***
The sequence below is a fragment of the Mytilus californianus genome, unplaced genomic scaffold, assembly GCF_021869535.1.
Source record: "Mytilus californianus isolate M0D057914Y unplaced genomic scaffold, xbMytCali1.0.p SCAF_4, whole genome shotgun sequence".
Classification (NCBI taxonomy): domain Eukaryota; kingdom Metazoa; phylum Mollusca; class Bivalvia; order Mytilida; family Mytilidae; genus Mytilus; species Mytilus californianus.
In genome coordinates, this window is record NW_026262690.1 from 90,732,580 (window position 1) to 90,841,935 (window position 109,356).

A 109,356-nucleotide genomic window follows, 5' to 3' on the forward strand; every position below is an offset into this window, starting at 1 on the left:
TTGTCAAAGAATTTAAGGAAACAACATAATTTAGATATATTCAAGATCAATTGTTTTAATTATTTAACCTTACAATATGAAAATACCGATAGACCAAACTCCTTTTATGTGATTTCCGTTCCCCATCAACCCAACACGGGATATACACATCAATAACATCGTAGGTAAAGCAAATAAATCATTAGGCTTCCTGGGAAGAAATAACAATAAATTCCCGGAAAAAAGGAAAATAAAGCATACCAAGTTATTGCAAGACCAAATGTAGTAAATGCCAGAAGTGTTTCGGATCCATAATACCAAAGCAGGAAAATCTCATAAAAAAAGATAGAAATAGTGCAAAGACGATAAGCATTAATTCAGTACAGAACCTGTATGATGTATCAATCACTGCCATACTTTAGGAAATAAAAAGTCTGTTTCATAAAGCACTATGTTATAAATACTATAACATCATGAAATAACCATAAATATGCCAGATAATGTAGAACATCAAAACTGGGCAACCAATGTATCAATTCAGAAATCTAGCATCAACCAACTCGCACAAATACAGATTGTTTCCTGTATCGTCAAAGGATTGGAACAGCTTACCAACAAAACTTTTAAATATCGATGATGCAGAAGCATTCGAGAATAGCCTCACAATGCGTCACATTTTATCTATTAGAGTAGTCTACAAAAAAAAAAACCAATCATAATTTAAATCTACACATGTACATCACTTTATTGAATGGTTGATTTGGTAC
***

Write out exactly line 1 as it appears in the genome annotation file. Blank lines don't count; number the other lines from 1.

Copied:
The sequence below is a fragment of the Mytilus californianus genome, unplaced genomic scaffold, assembly GCF_021869535.1.